The Developer Day | Staying Curious




Zend Framework Escaping Entities

Zend Framework has a powerful input filtering component Zend_Filter_Input. It provides an interface to define multiple filters and validators and apply them to a collection of data. By default values returned from Zend_Filter_Input are escaped for safe HTML output. An example of such functionality:

$validators = array(
    'id' => array(
        'allowEmpty' => true,
    'name' => array(
        'presence' => 'required',
        new Zend_Validate_StringLength(5, 255),
    'date' => array(
        'presence' => 'required',
        new Zend_Validate_Date('d/m/Y'),
$filters = array(
    '*'  => 'StringTrim',
$input = new Zend_Filter_Input($filters, $validators, $data);
if ($input->isValid()) {
} else {

The code above validates the $data array by checking that the id key consists only of digits or is empty, that name is present and it’s min length is 5 and max length is 255 and that date is present and it’s format is d/m/Y. The StringTrim validator removes any spaces in front and at the end of all the $data values. If the $data array is valid all escaped values are outputted and if not a generated list of error messages is presented.

Recently I’ve ran into a small problem while using Zend_Input_Filter. According to the best security practices all data coming from the user should be escaped before being outputted to the screen. This also means data coming from a database. This requires to escape every single output statement in every view. In my opinion this adds unwanted verbosity, performance overhead and a possibility to easily miss that something was not escaped in one of the views. That is why if there is a possibility I would prefer to trust the database and not worry about the data incoming from it. It may not be a very good option if data in the database is most often presented in other documents than HTML. Since all values would need to be decoded which defeats the whole purpose. Though this is rarely the case.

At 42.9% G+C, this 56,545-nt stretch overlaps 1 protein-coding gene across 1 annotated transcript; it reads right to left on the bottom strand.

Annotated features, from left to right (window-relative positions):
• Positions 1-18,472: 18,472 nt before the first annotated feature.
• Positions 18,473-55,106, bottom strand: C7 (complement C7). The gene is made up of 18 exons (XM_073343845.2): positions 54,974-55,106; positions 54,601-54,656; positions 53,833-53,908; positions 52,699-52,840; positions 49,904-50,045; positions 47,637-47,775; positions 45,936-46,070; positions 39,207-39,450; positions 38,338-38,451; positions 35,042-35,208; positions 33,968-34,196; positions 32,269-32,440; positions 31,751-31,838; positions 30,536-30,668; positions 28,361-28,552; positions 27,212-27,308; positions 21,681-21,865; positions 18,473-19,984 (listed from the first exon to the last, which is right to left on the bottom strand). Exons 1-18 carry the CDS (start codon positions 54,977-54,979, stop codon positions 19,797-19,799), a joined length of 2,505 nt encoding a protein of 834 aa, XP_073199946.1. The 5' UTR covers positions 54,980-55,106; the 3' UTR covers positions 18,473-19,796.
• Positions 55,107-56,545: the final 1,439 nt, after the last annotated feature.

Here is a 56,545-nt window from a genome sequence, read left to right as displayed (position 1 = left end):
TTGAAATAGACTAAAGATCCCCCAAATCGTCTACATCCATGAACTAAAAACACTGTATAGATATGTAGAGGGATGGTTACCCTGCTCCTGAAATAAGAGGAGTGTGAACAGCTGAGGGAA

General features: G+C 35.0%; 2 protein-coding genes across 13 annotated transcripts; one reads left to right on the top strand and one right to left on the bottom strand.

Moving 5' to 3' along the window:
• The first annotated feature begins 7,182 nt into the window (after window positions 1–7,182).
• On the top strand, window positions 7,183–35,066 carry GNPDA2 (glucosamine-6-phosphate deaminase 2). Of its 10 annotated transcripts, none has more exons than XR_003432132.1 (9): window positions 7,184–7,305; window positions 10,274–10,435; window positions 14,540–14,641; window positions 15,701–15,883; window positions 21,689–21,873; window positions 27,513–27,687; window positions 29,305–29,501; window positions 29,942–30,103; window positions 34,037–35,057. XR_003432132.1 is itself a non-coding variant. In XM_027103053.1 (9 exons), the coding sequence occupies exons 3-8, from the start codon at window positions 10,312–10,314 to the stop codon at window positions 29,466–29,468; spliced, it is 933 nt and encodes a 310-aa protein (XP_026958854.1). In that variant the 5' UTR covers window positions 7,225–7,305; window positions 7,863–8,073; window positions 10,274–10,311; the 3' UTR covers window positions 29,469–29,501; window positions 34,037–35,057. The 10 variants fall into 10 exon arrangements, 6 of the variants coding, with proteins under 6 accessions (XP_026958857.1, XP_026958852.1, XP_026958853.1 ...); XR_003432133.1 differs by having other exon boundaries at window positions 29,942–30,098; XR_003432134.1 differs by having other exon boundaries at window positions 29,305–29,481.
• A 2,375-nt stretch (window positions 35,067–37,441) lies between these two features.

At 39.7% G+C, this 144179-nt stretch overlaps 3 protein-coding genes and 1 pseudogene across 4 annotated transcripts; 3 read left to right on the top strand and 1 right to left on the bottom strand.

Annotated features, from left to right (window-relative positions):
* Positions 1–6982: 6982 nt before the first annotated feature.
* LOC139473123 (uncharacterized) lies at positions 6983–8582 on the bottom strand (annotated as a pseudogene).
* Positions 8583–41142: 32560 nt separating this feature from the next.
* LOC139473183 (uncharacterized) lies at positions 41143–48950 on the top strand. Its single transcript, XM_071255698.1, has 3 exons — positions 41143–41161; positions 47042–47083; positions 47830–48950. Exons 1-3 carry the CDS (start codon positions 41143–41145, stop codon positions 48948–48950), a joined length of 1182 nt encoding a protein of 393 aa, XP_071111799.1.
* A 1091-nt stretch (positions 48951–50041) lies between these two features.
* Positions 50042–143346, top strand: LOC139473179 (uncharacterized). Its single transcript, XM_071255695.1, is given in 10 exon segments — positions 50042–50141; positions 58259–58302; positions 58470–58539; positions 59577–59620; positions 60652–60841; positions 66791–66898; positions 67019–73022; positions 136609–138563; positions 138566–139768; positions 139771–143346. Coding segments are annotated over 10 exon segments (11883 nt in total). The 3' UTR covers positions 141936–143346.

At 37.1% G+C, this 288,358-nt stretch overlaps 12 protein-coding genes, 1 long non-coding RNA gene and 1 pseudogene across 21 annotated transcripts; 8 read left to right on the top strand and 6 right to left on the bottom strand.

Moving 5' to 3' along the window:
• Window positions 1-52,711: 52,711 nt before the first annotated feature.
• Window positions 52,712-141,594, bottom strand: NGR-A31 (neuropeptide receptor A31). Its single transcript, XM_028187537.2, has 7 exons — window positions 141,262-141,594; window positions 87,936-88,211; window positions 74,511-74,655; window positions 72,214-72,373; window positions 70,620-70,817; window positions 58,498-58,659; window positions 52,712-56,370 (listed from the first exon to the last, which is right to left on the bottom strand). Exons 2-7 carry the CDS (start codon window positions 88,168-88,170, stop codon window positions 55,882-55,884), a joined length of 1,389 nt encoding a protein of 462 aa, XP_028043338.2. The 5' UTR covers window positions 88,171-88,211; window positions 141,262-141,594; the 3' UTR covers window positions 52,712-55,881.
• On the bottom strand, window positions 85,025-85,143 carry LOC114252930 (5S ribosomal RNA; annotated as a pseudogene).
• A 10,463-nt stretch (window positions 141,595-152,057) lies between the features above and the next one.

By default Zend_Filter_Input escapes values by using the htmlentities function. Which converts all applicable characters to HTML entities. This means that for example Danish language characters Æ Ø Å would be stored as Æ Ø Å Which means that it would take 7 bytes on average to store a single letter that otherwise could be stored using 1 - 3 bytes using UTF-8 encoding support in MySQL. This could also potentially ruin collation sorting.

To overcome this issue a very similar function htmlspecialchars could be used. It escapes only a few certain characters such as > < ” without escaping all international characters. The actual problem with Zend_Filter_Input is that it does not have an escape filter that uses htmlspecialchars. To solve the issue I’ve created a copy of HtmlEntities filter which uses htmlspecialchars function instead.

The filter can then be used like this:

$input = new Zend_Filter_Input($filters, $validators, $data);
$input->setDefaultEscapeFilter(new Company_Product_Filter_HtmlSpecialChars());

Zend_Filter_Input is a great tool to ease form validation and filtering. I would be very interested to hear from you how this problem could be solved.

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